At 2 a.m. on May 23, 1944, the tolling of the chapel bell woke the nuns. Flames and smoke were pouring out of the Convent Chapel Sacristy, above which was the infirmary for the old and infirm sisters. Four sisters died in this fire which destroyed the Training College, sisters' buildings and kindergarten. Two nuns overcome by smoke and flames died in their beds; another, says Sister Francis, could be seen standing in the window of the third floor overlooking the street with flames at her back. "She was given absolution from across the street by Father Maebin, and fell back into the flames." The fourth, Assistant to the Community who had awakened the Superior and told her the house was on fire, was led by Sister Francis Xavier with a bundle of clothes in her hands to a safe seat: "I left her with the clothes beside her. The next morning the clothes remained in the community room but the charred remains of this sister who wandered off in a confused state down the corridor to where the fire was, were found between the burnt building and that which was saved."
In 1950, Sister Francis Xavier represented the congregation of sisters at St Peter's Basilica in Rome, at the beatification of the Congregation's foundress, Blessed Anne Marie Javouhey, and received the Pope's blessing.
She was the first Trinidadian appointed Principal of St Joseph's Convent, in 1956, "a post previously held by the Irish Superior of the Convent, while a Trinidadian sister, appointed as Mistress of Studies, guided and directed the Convent School." But by 1957 was transferred to St Joseph's Convent, San Fernando, as Principal of that Secondary School.
Francis Xavier, as she was fondly called by her students, was appointed the first Trinidadian Provincial Superior of the Sisters of St Joseph of Cluny, in 1965, with responsibility for these sisters in Trinidad and Tobago, Grenada, St Vincent and St Lucia, until her retirement in 1980. During this period, however, she returned as principal of St Joseph's Convent in Port of Spain, and was chairperson of the Board of Management of the Schools of the Sisters of Cluny, with powers to dictate, debate and direct the administration of these schools.
When Sister Francis Xavier resigned in 1974 as principal, she was awarded the Chaconia Gold Medal for services to education in this country.
Life's challenges were not yet over for this woman who with her majestic bearing, commanded the respect of thousands of students who passed through the Convents' hallowed halls. For in 1981 she was sent to Grenada as Superior of the Cluny Sisters in St George's, where she clashed many times with the Gairy Government over the schools, and came face to face with civil war, this time, at the end of the revolutionary era under Maurice Bishop and Bernard Coard. "My name was on the list of suspects as I was secretary to the Catholic Bishop of Grenada - the Very Reverend Sydney Charles. I also served as secretary of Major Superiors of the Antilles and so held an influential position."
Sister Francis Xavier watched with consternation in 1984, "the inflitration of the Grenadian society by communistic forces: Russians - with technology; Cubans to build the airport in Point Salines; Libyans to train terrorists and supply finances. The youth was particularly indoctrinated and supplied with arms, until dissension arose in the ranks of the revolutionaries - Bishop faction versus Coard faction. Coard and his sycophants prevailed and Bishop was imprisoned, but later rescued by jubilant adherents and all marched to Fort Rupert."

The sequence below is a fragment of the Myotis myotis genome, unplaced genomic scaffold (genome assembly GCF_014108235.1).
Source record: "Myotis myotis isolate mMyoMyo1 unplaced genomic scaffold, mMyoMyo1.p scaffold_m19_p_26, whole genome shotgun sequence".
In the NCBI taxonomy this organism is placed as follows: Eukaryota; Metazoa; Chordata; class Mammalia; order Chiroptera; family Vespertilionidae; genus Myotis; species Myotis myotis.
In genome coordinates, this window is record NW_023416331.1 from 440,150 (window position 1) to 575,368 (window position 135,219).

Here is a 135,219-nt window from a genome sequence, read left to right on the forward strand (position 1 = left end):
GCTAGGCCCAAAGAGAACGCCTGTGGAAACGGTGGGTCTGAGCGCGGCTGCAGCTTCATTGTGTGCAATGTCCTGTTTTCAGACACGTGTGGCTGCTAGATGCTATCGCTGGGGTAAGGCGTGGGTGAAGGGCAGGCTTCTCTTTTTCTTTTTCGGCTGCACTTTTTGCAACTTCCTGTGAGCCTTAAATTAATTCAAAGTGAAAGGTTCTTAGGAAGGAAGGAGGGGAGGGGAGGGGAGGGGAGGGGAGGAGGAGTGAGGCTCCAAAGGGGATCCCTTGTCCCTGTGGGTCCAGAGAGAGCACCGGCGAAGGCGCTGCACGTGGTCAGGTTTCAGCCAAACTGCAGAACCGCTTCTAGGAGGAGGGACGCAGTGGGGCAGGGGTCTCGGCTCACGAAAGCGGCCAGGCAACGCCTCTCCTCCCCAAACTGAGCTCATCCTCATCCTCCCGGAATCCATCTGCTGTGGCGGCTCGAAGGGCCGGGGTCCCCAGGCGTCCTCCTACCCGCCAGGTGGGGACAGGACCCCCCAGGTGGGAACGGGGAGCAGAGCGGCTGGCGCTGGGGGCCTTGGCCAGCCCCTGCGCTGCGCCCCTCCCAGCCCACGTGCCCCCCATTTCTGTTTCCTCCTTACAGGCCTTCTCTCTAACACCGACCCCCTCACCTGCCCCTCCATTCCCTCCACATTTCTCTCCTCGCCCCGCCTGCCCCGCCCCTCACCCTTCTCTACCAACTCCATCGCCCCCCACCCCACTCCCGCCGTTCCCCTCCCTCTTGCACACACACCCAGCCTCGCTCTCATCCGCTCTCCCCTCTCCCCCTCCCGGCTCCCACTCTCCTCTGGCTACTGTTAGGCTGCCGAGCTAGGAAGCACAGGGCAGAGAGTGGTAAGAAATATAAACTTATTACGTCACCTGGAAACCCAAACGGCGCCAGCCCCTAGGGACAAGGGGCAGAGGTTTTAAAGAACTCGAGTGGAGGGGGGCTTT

"With the other nuns, I stood up at the Convent window and watched across the valley as hundreds jumped to their deaths over the cliff. We were not in danger as they were on the sea side and the United States and Caribbean peace-keeping forces bombed the revolutionaries who were further down. We ministered to these forces as they moved around the city and countryside until peace and order were restored and the revolutionaries jailed for life."
In January 1985, Sister Xavier rejoiced with all Trinidad at the visit of Pope John-Paul II "it was an electrifying moment for me when he laid his hand on my head, blessed me and thanked me for my work for the Church and Catholic Education in the Caribbean. Later the same year, she received the Papal Medal "BENE MERENTI" for outstanding service to the church and Catholic Education in the Caribbean, and celebrated her Golden Jubilee - 50 years as a Religious of St Joseph of Cluny. There was still work for this untiring and dedicated Religious, who in 1989 served as Superior of the Community of Providence in Trinidad, before moving in 1993 to the Apostolic Nunciature at Mary Street, where she still lives.
In April 1996, at the request of Archbishop Paul Tabet, Papal Nuncio to Nigeria, Sister Francis Xavier went there "with the possibility of sending Cluny Sisters to Nigeria to minister to the poor in Lagos."
But regretfully informed Monsignor Tabet, who had previously served as Papal Nuncio in Trinidad, that they could not accede to his request. Sister Francis Xavier expressed deep grief and sorrow at the sudden passing of Archbishop Anthony Pantin, and gives her God the Glory for the great things he has done. "Mighty His Mercy and Goodness to me throughout a long life and enduring service for the extension of His Kingdom and the welfare of His children in these far-flung islands of the West Indies" says this well-spoken, poetic woman.
"May his Loving mercy be ever upon our peoples as they seek His blessing, guidance and support in all their ways and days."